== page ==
Episcopal Diocese of Virginia
The Episcopal Church »  |  The Diocese of Virginia

Pentecost, May 19, 2013

If Pentecost were a movie, it would most surely be nominated for Best Special Effects at the Academy Awards and it would win hands down. The speed of it. The energy of it. The visuals of it. Whatever the disciples were expecting when Jesus promised them power from on high in Luke and the Spirit of Truth in John, it was not this. It was not this urgent, compelling power that moved them all to action. It was not the violent wind, it was not the enormous noise, it was not the tongues of flame. The effects of Pentecost were incredibly overwhelming, and it is a wonder they were not scared to death. Who knows, they might have been, but the force of the Holy Spirit was stronger than any fear they might have had. Everyone in the room, the 120 disciples gathered, was pushed by the Holy Spirit to deliver testimony to God’s deeds of power. And even more incredible, they were given the power to speak in other languages, the languages of the Jews from around the Roman Empire who were living in Jerusalem.

The crowds were astonished. They knew the disciples were all Galilean, yet here they were, speaking in many other tongues. It was enough to begin to make one believe in this Jesus of Nazareth, who was the Messiah. It was enough to begin to believe in this man as crucified and resurrected to save everyone. Later in Acts, we learn that more than 3,000 people were added to the community of believers that day, and the church was born. The Holy Spirit, as it did moving over the waters in creation, had brought new life to the world, the beginning of the Kingdom of God coming to everyone.

What kind of church did the Holy Spirit birth that day? First, it was a church based on diversity. People from all over the empire were now part of the community. The disciples speaking in many languages symbolized that all were welcome, that no one would be left out. The new church spoke to the Jews first, but then went on to the Gentiles. It spoke to men and women, young and old, slave and free.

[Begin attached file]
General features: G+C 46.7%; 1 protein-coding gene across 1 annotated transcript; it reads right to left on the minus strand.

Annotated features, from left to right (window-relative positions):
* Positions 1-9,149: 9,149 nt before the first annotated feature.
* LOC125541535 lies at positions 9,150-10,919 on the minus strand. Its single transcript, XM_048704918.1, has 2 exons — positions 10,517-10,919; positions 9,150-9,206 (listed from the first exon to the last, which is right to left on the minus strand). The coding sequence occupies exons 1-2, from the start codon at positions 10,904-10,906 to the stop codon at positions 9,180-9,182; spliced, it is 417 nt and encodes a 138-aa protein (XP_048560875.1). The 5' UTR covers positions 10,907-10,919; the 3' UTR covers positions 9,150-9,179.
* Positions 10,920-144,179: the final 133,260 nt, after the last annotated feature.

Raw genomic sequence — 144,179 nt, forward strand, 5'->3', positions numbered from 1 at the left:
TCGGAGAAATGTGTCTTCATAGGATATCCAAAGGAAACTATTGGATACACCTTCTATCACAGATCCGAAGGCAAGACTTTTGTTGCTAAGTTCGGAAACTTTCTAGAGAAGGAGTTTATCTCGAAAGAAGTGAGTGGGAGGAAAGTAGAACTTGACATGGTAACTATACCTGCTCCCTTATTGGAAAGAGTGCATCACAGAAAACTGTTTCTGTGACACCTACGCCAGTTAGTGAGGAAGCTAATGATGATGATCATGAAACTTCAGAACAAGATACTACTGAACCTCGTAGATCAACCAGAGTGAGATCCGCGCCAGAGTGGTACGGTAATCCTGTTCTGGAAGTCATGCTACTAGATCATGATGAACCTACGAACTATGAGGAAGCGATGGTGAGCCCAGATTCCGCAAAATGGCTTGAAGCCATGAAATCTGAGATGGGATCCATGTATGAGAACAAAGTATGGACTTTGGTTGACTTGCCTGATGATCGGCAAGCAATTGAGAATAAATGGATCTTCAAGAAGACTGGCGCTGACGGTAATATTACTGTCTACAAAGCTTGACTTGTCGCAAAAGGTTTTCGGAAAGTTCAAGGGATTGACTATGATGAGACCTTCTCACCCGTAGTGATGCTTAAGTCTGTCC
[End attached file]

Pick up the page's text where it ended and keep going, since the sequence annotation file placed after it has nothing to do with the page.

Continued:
The new church was also about a new harvest for God – new believers in a new covenant. The feast of Pentecost or Shavuot, was one of the main Jewish festivals. It started out as a celebration of the spring harvest, a time when people brought their first fruits to sacrifice to God. Then it became a time to remember the giving of the law at Mount Sinai. As the law constituted the formation of the Israelites as the people of God, so Pentecost constituted the formation of Christ-believers as the church.

The new church was also a church based in Jewish history. Abram and Sarai had been blessed to be a blessing to all nations, and the church was a continuation of God’s promise to them. Peter, when he was refuting the doubters who thought the disciples’ cacophony of languages meant they were drunk on new wine, brought his audience back to the prophecy of Joel, in which God promised in the last days to pour out God’s Spirit upon all flesh, not just the prophets as of old. Everyone would be a prophet, would see visions and dream dreams. Everyone would have the gift of the Holy Spirit in them. Sons, daughters, old men, young men, even slaves would talk about what God was doing. The difference in the prophecy of Joel was that the last days were threatening. There would be signs and portents in heaven and on earth – blood and fire and smoky mist. The sun would be turned to darkness and the moon to blood, but after all these things happened, everyone who called on the name of the Lord would be saved. Pentecost was quite a different animal. The pouring of God’s Spirit on all people was still a sign of the last days, but the last days were more promising than in Joel’s story. The last days were brought about by the love of God rather than the judgment of God because God and humans had been reconciled through the life, death and resurrection of Jesus Christ. Jesus had promised to send the Holy Spirit to be his presence with the disciples, as the Torah was God’s presence among the Jews. The church would be Christ in the world continuing his teachings that the kingdom of God was at hand and how people should behave in the kingdom.